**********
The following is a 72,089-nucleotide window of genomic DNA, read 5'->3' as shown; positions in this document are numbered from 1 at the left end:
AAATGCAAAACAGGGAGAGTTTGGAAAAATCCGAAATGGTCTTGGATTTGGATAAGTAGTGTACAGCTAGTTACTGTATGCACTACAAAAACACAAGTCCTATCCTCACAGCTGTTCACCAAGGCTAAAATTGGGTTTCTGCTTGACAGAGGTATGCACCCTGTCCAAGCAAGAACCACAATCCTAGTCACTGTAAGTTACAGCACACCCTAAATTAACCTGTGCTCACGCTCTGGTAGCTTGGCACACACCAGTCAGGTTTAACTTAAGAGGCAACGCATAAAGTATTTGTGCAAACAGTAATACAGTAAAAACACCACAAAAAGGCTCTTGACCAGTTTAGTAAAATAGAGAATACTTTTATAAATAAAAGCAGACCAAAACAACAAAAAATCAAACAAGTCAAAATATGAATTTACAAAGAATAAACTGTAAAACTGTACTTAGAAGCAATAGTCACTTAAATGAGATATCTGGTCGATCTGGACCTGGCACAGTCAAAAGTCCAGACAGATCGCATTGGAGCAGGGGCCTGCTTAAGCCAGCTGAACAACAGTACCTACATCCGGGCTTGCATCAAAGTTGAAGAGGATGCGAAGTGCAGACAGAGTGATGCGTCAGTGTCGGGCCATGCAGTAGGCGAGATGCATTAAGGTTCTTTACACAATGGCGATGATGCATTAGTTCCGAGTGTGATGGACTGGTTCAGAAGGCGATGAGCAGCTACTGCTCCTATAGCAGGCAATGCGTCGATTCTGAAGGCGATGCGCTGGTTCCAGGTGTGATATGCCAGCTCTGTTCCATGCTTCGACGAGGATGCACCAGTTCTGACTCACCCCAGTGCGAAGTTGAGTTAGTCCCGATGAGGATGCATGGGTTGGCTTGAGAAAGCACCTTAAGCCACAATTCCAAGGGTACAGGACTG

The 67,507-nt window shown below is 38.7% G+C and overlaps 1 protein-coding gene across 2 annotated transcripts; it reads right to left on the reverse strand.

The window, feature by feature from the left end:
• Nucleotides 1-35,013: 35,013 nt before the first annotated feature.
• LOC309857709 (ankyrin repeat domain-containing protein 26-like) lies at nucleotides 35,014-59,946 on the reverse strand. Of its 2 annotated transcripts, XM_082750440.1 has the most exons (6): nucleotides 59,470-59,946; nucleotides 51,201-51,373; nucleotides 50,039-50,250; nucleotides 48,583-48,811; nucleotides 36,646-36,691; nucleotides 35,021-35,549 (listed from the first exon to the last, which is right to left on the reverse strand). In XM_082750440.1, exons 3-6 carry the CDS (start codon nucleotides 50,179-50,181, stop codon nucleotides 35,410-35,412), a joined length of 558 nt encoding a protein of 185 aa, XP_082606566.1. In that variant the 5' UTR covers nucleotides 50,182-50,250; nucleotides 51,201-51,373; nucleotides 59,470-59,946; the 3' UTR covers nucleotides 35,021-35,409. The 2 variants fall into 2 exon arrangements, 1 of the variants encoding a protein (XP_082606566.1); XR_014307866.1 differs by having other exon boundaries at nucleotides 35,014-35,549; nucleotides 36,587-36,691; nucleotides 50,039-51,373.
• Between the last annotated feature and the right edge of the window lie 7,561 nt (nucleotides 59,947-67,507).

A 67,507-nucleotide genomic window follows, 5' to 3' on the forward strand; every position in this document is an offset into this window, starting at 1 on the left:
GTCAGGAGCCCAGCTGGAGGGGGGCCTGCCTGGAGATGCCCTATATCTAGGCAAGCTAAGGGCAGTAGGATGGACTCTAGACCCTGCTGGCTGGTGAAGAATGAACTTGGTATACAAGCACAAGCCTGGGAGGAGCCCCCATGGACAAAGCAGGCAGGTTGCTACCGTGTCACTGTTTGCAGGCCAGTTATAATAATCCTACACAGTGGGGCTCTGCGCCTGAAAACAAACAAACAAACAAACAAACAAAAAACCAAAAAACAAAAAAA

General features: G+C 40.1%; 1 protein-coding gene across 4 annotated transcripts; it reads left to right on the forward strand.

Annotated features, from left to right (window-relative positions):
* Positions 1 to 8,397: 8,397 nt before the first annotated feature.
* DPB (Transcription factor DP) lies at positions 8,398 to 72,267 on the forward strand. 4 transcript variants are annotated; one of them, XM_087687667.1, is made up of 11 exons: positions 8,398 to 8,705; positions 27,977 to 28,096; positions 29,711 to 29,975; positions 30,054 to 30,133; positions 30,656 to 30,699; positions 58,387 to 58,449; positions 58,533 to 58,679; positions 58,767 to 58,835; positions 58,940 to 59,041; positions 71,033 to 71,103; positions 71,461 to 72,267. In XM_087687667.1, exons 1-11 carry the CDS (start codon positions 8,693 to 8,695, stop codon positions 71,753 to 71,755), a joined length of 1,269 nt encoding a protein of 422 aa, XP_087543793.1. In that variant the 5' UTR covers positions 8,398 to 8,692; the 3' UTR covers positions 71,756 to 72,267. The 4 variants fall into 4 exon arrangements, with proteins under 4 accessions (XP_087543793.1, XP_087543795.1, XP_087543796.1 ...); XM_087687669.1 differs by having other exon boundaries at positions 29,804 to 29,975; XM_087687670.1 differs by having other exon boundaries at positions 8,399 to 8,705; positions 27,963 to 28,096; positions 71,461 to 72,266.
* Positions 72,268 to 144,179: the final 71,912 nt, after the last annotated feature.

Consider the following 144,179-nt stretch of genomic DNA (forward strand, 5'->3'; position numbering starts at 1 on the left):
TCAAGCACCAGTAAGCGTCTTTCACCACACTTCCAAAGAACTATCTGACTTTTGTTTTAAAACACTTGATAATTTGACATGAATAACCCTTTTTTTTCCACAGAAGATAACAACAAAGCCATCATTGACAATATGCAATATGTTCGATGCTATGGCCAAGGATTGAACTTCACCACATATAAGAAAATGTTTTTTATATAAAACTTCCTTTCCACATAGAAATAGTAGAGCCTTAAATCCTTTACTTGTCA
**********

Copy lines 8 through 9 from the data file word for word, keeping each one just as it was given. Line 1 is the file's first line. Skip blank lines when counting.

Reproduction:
A 67,507-nucleotide genomic window follows, 5' to 3' on the forward strand; every position in this document is an offset into this window, starting at 1 on the left:
GTCAGGAGCCCAGCTGGAGGGGGGCCTGCCTGGAGATGCCCTATATCTAGGCAAGCTAAGGGCAGTAGGATGGACTCTAGACCCTGCTGGCTGGTGAAGAATGAACTTGGTATACAAGCACAAGCCTGGGAGGAGCCCCCATGGACAAAGCAGGCAGGTTGCTACCGTGTCACTGTTTGCAGGCCAGTTATAATAATCCTACACAGTGGGGCTCTGCGCCTGAAAACAAACAAACAAACAAACAAACAAAAAACCAAAAAACAAAAAAA